Monday, 3 February 2014

When working in different time zones is a good thing

I've recently been working with a team in a time zone seven hours away from mine. While this type of collaboration can often be a frustrating process of missed meetings and miscommunications, it has actually been surprisingly effective. In fact the vast majority of difficulties we have encountered have occurred due to the lack of being able to hold extended face to face meetings. However, given that everyone involved is spread across four locations this would have not been regular even if we were all in the same time zone.

So why has the time difference worked well in this instance? I think part of the success has been due to the type of work we are doing. We are currently writing a document together that requires revisions and reactions from team members. Generally, reading, commenting on and revising the document takes around three hours.

However, as anyone who has worked with multiple contributors knows, multiple people commenting at  the same time leads to a mess of incompatible suggestions and versions. This means you either have to deal with the mess of reconciling incompatible document versions or wait until each person finishes with their changes before someone else starts.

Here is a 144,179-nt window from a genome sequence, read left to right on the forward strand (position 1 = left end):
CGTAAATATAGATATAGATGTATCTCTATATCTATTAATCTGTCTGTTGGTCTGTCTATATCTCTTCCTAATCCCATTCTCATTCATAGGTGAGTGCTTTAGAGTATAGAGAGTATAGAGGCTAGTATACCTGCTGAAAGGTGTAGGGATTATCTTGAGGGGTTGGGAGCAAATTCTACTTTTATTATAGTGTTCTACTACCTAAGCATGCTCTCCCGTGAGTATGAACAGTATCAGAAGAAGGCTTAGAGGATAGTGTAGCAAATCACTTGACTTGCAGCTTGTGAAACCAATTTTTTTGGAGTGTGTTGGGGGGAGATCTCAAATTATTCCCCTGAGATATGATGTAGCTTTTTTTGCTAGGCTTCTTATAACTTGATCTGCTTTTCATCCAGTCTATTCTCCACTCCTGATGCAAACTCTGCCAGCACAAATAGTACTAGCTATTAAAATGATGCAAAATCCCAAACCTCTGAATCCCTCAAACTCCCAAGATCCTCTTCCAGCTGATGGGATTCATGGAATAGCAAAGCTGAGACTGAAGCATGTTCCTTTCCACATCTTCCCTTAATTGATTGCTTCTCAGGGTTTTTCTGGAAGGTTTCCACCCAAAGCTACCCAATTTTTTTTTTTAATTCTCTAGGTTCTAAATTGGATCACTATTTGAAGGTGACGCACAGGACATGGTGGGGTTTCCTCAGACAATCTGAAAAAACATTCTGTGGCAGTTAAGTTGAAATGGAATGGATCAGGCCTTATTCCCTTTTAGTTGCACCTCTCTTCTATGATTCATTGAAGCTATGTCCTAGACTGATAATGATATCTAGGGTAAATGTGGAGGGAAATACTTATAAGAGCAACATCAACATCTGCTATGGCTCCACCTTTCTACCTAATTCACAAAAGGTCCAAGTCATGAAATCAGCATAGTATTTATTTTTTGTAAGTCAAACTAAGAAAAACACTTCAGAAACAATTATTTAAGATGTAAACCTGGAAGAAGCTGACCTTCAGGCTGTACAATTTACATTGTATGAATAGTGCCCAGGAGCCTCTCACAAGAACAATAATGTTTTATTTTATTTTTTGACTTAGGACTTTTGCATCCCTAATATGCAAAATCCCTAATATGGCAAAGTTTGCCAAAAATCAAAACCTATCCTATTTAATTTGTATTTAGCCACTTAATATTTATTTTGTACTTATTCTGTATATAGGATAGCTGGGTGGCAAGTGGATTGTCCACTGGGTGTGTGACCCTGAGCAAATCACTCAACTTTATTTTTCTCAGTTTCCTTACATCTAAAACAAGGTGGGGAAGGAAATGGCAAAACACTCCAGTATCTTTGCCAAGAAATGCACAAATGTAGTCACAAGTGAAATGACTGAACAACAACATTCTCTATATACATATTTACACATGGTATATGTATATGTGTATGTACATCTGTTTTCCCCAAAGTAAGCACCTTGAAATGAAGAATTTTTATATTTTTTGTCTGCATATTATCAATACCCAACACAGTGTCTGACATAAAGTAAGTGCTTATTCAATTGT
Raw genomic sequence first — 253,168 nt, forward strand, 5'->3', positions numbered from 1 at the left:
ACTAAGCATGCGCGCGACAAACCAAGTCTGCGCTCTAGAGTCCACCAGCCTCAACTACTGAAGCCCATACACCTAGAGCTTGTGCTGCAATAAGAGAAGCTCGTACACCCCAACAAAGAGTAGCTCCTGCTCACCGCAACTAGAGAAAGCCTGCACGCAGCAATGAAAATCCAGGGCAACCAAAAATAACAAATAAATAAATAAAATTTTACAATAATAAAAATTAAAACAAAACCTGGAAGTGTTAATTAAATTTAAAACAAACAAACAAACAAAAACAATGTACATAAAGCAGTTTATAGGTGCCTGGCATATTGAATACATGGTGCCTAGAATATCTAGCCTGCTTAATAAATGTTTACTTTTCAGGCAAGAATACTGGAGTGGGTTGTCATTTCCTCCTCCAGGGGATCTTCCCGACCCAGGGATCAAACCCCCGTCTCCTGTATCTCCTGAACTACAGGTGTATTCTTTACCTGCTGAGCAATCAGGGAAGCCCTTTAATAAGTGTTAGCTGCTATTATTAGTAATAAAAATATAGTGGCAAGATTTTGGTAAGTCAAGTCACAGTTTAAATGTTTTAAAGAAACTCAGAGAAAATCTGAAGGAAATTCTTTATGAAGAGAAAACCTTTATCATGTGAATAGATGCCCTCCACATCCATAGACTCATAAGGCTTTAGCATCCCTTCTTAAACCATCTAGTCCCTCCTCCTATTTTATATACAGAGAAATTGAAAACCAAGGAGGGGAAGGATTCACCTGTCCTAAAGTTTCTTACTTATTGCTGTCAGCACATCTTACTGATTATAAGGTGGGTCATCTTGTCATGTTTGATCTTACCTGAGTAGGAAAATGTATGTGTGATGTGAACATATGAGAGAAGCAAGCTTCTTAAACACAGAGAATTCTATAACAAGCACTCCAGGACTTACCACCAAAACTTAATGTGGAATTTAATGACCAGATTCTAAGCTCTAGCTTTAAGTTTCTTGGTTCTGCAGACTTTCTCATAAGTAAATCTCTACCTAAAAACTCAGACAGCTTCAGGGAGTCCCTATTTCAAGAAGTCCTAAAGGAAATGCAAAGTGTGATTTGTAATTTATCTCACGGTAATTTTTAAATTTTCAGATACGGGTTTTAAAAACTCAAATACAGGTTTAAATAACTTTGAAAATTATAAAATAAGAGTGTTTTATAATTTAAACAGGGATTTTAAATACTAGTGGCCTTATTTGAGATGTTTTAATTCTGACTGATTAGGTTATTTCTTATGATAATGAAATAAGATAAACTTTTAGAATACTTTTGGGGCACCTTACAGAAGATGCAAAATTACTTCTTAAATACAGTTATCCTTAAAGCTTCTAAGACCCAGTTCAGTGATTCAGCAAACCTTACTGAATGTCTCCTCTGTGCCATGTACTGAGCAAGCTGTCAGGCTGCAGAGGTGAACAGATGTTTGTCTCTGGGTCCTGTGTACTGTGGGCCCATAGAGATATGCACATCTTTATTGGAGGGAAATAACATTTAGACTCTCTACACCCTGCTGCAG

Being in different time zones actually improves this process because each side of the team tends to wake up to a new draft from the other side without having to spend working time waiting for it to arrive.

The key factor here is that the ideal length of independent work time (on this project) is fairly close in size to the time zone difference. If the ideal independent work time was a lot shorter, then there would be large stretches of underutilised time waiting for the other side to do their work. In this case, being in the same time zone would work much better.

The stretches of projects where long meetings are necessary fit better within a single time zone as they involve a continuous conversation backwards and forwards that gets greatly slowed down if each message has to wait a day for a reply.

Similarly, if the ideal length of independent work time was a lot longer than the time zone difference, then time zone wouldn't matter at all. For instance, the time zone differences between me and the journals I submit to is not at all relevant because the conversation with editors and reviewers tends to take place on the scale of weeks and months.

So what could this anecdote mean for the wider world? Well, it might suggest that we would expect information industries to be spaced around the world according to the size of tasks that are required to be done at each stage of a process. For instance, translation or editing agencies would be well placed several hours away from the sources of demand for these services.  An Indian editing firm might be able to offer overnight editing services for US firms.

I'd be interested to hear if anyone has looked into this more generally or if this mechanism holds outside of the particular case here.

  •  I'm explicitly saying that the success of cross-time zone working is dependent on the type of task being performed and its requirement for parallel versus serial processing. I don't think that time zone differences are preferable in all cases.
  • As usual this is written as a piece of speculation to open a debate and is clearly not a piece of carefully researched academic writing

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